Squamous cell carcinoma is the most common maligne primary tumour of the hand. It is almost always located on the dorsum of the hand, an occurrence in the palm is very rare. Usually these tumours are recognised early because of their clinical presentation and visible location. We report on a case in which the patient presented in our hospital only due to a massive mechanical impairment of his hand function through an oversized squamous cell carcinoma. On the basis of this case the therapeutic algorithm for large squamous cell carcinoma in the palm is illustrated and discussed...
February 2013: Handchirurgie, Mikrochirurgie, Plastische Chirurgie
Daniel Sutphin, Larry A Sargent
Cornu cutaneum, or giant cutaneous horn (GCH), is an uncommon but disfiguring lesion that may cause the patient considerable distress. The aesthetic implications of such lesions are obvious. The etiology and treatment of GCH are more obscure, both to patients and physicians alike. We present a female patient of African descent with a GCH of the scalp, which represents the first such case to our knowledge outside Africa. The etiology and management of GCH in all races are reviewed.
May 2012: Annals of Plastic Surgery
Michael Max Sachse, Jürgen Schmoll, Gunnar Wagner
A cornu cutaneum (cutaneous horn) is a clinical descriptive term referring to a skin tumor having the appearance of an animal horn. Histopathologically, the lesion may be associated with several different tumors. Along with some benign entities such as warts or seborrheic keratoses, a cutaneous horn may be also associated with actinic keratoses, Bowen disease and squamous cell carcinoma. When an underlying malignancy is present, the entire tumor must be removed with careful control of margins. We report a case of a 68-year-old man with a cornu cutaneum-like HPV 45 positive sub-ungual squamous cell carcinoma on the left second toe...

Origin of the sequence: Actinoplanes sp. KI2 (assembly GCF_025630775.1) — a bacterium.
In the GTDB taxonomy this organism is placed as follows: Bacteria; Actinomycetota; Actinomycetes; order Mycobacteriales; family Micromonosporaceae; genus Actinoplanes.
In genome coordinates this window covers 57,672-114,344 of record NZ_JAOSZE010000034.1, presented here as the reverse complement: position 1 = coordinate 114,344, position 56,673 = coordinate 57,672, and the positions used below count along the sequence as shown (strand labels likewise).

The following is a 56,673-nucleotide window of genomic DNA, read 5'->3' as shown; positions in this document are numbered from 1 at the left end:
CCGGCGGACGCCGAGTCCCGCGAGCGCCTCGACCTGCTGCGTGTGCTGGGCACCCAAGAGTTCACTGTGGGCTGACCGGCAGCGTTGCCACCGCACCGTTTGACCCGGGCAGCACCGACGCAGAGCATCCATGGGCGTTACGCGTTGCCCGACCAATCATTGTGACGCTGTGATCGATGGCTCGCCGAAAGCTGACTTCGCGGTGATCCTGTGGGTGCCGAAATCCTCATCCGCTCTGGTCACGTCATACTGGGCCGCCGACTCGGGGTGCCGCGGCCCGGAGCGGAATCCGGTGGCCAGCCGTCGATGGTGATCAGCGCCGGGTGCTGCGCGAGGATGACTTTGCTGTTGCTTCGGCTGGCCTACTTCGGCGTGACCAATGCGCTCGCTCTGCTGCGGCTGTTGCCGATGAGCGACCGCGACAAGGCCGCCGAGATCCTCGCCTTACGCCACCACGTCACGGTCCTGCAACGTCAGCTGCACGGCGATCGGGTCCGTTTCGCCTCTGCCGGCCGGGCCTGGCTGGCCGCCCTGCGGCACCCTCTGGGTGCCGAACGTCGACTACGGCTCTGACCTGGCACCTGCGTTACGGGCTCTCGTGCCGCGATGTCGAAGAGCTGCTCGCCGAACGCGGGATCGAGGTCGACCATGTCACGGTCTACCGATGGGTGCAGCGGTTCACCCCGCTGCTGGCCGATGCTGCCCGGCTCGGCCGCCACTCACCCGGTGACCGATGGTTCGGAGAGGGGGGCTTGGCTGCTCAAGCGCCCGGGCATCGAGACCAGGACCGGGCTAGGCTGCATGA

March 2011: Journal der Deutschen Dermatologischen Gesellschaft, Journal of the German Society of Dermatology: JDDG
A Burrows
No abstract text is available yet for this article.
June 1932: Proceedings of the Royal Society of Medicine
A Whitfield
No abstract text is available yet for this article.
1911: Proceedings of the Royal Society of Medicine
P Böhnel, K Ehrensperger
No abstract text is available yet for this article.
August 15, 2007: Praxis
H L Nietert, E A Babler
No abstract text is available yet for this article.
June 1906: Annals of Surgery
John G Bizakis, Andreas Manios, Alexander D Karatzanis, Emmanuel Drivas, Stylianos Malandrakis
No abstract text is available yet for this article.
October 2005: Otolaryngology—Head and Neck Surgery
Enrique Mencía-Gutiérrez, Esperanza Gutiérrez-Díaz, Irene Redondo-Marcos, José R Ricoy, Juan P García-Torre
BACKGROUND: Cutaneous horn (cornu cutaneum) is a morphological designation for a protuberant mass of keratin that resembles the horn of an animal. It results from unusual cohesiveness of keratinized material from the superficial layers of the skin or implanted deeply in the cutis. This lesion may be associated with a benign, premalignant, or malignant lesion at the base, masking numerous conditions. METHODS: A retrospective analysis of 48 cases of cutaneous horns of the eyelid treated between 1992 and 2002 has been performed...
September 2004: Journal of Cutaneous Pathology
Eray Copcu, Nazan Sivrioglu, Nil Culhaci
BACKGROUND: Cutaneous horns (cornu cutaneum) are uncommon lesions consisting of keratotic material resembling that of an animal horn. Cutaneous horn may arise from a wide range of the epidermal lesions, which may be benign, premalignant or malignant. PATIENTS AND METHODS: In this respective study, we describe our experience of eleven patients with cutaneous horn treated at our centre between January 2000 and January 2004. The clinical, pathological and treatment details were extracted from the case records...
2004: World Journal of Surgical Oncology
No abstract text is available yet for this article.
December 1951: Türk Tip Cemīyetī Mecmuasi
No abstract text is available yet for this article.
1951: Dermatologische Wochenschrift
No abstract text is available yet for this article.
December 1961: Khirurgiia
No abstract text is available yet for this article.
November 21, 1964: Dermatologische Wochenschrift